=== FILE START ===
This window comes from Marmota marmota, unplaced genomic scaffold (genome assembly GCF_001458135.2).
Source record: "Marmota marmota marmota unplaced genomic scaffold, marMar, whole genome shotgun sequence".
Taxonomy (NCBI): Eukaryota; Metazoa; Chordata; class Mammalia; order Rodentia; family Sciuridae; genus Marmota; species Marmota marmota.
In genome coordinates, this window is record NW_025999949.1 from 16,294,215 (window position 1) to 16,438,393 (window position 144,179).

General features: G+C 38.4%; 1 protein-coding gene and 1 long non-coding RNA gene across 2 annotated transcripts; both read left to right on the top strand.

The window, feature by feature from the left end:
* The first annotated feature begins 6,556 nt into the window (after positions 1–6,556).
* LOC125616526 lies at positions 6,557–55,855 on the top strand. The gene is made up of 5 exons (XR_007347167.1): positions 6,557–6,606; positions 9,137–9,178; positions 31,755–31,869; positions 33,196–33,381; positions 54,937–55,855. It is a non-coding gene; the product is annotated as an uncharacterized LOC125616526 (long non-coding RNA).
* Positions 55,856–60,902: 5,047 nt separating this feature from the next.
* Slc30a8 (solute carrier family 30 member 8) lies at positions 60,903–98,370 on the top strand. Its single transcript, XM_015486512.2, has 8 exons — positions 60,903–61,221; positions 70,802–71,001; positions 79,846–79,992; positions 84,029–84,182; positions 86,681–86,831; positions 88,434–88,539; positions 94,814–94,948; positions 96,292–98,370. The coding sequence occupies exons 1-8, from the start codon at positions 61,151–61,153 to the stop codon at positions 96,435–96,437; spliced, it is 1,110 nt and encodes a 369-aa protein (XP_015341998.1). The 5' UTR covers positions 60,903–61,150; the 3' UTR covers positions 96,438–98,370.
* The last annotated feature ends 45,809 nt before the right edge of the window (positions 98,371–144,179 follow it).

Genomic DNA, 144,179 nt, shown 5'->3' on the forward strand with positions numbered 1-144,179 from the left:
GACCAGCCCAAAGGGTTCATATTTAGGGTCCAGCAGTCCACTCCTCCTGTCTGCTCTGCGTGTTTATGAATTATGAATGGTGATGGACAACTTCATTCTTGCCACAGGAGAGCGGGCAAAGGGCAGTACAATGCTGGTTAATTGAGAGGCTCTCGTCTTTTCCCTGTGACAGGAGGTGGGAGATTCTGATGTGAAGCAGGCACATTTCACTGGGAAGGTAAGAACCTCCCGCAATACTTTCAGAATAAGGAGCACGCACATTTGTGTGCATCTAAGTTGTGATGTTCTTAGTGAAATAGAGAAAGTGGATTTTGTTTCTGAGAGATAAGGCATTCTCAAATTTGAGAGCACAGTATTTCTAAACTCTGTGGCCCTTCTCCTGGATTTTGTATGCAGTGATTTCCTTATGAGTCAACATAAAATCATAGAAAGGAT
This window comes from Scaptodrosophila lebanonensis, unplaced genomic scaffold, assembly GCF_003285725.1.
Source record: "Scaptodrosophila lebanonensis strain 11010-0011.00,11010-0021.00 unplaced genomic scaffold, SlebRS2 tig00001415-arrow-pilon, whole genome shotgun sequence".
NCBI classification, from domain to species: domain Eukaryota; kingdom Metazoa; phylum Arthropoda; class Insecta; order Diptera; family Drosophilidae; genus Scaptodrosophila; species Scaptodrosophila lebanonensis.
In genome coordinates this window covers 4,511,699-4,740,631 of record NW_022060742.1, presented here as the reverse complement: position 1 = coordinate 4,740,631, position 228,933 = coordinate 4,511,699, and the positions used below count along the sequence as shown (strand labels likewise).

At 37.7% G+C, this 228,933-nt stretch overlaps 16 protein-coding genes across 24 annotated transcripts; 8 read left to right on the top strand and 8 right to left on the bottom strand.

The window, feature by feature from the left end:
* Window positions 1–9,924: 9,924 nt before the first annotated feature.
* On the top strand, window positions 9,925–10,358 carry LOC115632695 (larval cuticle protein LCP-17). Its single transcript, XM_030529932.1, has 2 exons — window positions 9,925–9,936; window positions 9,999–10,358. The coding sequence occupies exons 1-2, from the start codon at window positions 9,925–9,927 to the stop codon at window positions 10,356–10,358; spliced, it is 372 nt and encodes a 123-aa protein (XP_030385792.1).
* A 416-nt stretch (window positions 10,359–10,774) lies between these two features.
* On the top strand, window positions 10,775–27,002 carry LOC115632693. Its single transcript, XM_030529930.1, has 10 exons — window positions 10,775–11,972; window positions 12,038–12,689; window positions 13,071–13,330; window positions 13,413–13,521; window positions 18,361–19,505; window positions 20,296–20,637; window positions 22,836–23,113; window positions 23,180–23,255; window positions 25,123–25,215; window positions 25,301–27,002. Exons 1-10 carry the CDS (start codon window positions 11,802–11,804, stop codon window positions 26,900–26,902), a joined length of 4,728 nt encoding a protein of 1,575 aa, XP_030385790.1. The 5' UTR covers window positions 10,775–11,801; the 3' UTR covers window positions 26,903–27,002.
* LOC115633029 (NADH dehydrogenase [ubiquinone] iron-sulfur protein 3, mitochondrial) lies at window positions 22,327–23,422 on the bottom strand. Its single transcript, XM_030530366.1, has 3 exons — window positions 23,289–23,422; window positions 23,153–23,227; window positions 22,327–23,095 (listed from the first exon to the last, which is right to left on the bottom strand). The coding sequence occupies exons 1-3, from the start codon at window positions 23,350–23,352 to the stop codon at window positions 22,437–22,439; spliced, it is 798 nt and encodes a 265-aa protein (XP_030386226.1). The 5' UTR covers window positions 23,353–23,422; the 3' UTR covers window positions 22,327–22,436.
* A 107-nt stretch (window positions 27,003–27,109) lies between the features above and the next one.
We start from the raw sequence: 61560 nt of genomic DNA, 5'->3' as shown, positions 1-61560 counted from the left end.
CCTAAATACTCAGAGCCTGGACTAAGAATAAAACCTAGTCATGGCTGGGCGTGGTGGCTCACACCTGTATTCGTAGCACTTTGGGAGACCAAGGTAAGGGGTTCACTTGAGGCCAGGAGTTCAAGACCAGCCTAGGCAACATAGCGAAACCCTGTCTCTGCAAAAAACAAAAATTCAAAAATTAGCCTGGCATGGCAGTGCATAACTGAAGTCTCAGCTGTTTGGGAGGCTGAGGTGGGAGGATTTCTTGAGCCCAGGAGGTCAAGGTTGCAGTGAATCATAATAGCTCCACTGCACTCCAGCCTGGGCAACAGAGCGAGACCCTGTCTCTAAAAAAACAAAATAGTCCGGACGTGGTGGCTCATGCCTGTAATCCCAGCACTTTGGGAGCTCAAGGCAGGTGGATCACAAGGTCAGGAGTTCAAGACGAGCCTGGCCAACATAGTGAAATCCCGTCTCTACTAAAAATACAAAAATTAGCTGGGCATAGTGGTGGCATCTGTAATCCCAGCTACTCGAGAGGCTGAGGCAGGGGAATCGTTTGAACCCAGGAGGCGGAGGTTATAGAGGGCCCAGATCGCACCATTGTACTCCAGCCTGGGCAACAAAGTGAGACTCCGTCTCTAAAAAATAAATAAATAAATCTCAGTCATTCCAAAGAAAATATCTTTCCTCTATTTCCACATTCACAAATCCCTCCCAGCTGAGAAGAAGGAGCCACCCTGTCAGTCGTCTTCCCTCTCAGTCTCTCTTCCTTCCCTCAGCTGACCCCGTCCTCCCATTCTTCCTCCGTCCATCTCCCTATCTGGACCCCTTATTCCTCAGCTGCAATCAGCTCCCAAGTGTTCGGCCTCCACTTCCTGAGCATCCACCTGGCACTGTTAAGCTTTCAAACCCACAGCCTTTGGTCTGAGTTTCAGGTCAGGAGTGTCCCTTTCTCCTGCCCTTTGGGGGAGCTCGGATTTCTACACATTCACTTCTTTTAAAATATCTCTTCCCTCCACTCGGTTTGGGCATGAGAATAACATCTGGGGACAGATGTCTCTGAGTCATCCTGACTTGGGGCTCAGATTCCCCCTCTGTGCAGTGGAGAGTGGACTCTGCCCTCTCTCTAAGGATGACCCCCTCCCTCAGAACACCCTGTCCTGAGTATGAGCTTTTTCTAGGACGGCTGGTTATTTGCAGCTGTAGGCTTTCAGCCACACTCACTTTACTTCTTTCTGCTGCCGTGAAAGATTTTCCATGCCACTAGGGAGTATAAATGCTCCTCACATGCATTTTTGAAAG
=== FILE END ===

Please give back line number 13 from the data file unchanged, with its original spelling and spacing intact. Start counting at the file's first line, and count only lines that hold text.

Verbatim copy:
GACCAGCCCAAAGGGTTCATATTTAGGGTCCAGCAGTCCACTCCTCCTGTCTGCTCTGCGTGTTTATGAATTATGAATGGTGATGGACAACTTCATTCTTGCCACAGGAGAGCGGGCAAAGGGCAGTACAATGCTGGTTAATTGAGAGGCTCTCGTCTTTTCCCTGTGACAGGAGGTGGGAGATTCTGATGTGAAGCAGGCACATTTCACTGGGAAGGTAAGAACCTCCCGCAATACTTTCAGAATAAGGAGCACGCACATTTGTGTGCATCTAAGTTGTGATGTTCTTAGTGAAATAGAGAAAGTGGATTTTGTTTCTGAGAGATAAGGCATTCTCAAATTTGAGAGCACAGTATTTCTAAACTCTGTGGCCCTTCTCCTGGATTTTGTATGCAGTGATTTCCTTATGAGTCAACATAAAATCATAGAAAGGAT